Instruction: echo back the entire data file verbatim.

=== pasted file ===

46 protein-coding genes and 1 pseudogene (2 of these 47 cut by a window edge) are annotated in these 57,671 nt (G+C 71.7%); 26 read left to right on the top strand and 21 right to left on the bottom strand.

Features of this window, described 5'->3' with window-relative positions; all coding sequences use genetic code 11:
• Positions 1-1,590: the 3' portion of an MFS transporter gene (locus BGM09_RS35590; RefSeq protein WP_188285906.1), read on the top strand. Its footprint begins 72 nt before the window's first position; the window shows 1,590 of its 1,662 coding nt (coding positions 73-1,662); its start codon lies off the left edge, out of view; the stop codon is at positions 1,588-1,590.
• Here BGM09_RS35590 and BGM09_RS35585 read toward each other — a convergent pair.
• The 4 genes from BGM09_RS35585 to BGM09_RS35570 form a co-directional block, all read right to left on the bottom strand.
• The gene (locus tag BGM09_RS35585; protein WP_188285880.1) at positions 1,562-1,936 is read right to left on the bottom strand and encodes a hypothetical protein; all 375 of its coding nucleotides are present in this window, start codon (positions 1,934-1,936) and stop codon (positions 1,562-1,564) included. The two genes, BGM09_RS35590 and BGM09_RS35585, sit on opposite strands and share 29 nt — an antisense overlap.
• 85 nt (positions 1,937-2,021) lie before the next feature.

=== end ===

46 protein-coding genes and 1 pseudogene (2 of these 47 cut by a window edge) are annotated in these 57,671 nt (G+C 71.7%); 26 read left to right on the top strand and 21 right to left on the bottom strand.

Features of this window, described 5'->3' with window-relative positions; all coding sequences use genetic code 11:
• Positions 1-1,590: the 3' portion of an MFS transporter gene (locus BGM09_RS35590; RefSeq protein WP_188285906.1), read on the top strand. Its footprint begins 72 nt before the window's first position; the window shows 1,590 of its 1,662 coding nt (coding positions 73-1,662); its start codon lies off the left edge, out of view; the stop codon is at positions 1,588-1,590.
• Here BGM09_RS35590 and BGM09_RS35585 read toward each other — a convergent pair.
• The 4 genes from BGM09_RS35585 to BGM09_RS35570 form a co-directional block, all read right to left on the bottom strand.
• The gene (locus tag BGM09_RS35585; protein WP_188285880.1) at positions 1,562-1,936 is read right to left on the bottom strand and encodes a hypothetical protein; all 375 of its coding nucleotides are present in this window, start codon (positions 1,934-1,936) and stop codon (positions 1,562-1,564) included. The two genes, BGM09_RS35590 and BGM09_RS35585, sit on opposite strands and share 29 nt — an antisense overlap.
• 85 nt (positions 1,937-2,021) lie before the next feature.